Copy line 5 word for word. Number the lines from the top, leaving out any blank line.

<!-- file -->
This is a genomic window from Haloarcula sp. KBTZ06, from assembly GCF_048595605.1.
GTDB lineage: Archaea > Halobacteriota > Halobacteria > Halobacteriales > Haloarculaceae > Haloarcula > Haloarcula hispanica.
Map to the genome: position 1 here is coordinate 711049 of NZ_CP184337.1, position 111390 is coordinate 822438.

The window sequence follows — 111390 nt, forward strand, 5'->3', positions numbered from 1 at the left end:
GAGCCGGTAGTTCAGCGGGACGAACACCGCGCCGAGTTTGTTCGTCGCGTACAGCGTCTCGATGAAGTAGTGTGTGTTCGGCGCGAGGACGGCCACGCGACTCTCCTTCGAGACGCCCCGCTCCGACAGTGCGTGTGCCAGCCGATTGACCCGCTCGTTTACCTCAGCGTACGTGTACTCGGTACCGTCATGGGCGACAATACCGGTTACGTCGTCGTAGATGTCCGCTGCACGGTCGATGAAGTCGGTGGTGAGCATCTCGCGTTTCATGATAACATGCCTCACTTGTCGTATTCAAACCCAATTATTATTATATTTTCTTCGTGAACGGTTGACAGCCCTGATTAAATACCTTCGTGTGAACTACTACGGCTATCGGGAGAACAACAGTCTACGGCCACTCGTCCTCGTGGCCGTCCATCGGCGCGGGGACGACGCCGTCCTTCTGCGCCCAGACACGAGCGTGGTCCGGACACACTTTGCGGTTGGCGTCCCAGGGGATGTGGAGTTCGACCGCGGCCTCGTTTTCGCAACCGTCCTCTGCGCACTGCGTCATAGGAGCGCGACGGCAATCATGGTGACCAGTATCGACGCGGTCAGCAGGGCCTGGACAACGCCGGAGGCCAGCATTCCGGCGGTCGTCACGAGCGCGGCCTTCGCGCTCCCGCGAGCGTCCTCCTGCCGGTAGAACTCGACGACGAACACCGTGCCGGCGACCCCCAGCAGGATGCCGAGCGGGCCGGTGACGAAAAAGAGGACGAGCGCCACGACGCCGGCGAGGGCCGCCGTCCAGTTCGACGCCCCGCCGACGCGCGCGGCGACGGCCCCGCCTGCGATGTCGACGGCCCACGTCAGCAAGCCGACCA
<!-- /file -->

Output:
GAGCCGGTAGTTCAGCGGGACGAACACCGCGCCGAGTTTGTTCGTCGCGTACAGCGTCTCGATGAAGTAGTGTGTGTTCGGCGCGAGGACGGCCACGCGACTCTCCTTCGAGACGCCCCGCTCCGACAGTGCGTGTGCCAGCCGATTGACCCGCTCGTTTACCTCAGCGTACGTGTACTCGGTACCGTCATGGGCGACAATACCGGTTACGTCGTCGTAGATGTCCGCTGCACGGTCGATGAAGTCGGTGGTGAGCATCTCGCGTTTCATGATAACATGCCTCACTTGTCGTATTCAAACCCAATTATTATTATATTTTCTTCGTGAACGGTTGACAGCCCTGATTAAATACCTTCGTGTGAACTACTACGGCTATCGGGAGAACAACAGTCTACGGCCACTCGTCCTCGTGGCCGTCCATCGGCGCGGGGACGACGCCGTCCTTCTGCGCCCAGACACGAGCGTGGTCCGGACACACTTTGCGGTTGGCGTCCCAGGGGATGTGGAGTTCGACCGCGGCCTCGTTTTCGCAACCGTCCTCTGCGCACTGCGTCATAGGAGCGCGACGGCAATCATGGTGACCAGTATCGACGCGGTCAGCAGGGCCTGGACAACGCCGGAGGCCAGCATTCCGGCGGTCGTCACGAGCGCGGCCTTCGCGCTCCCGCGAGCGTCCTCCTGCCGGTAGAACTCGACGACGAACACCGTGCCGGCGACCCCCAGCAGGATGCCGAGCGGGCCGGTGACGAAAAAGAGGACGAGCGCCACGACGCCGGCGAGGGCCGCCGTCCAGTTCGACGCCCCGCCGACGCGCGCGGCGACGGCCCCGCCTGCGATGTCGACGGCCCACGTCAGCAAGCCGACCA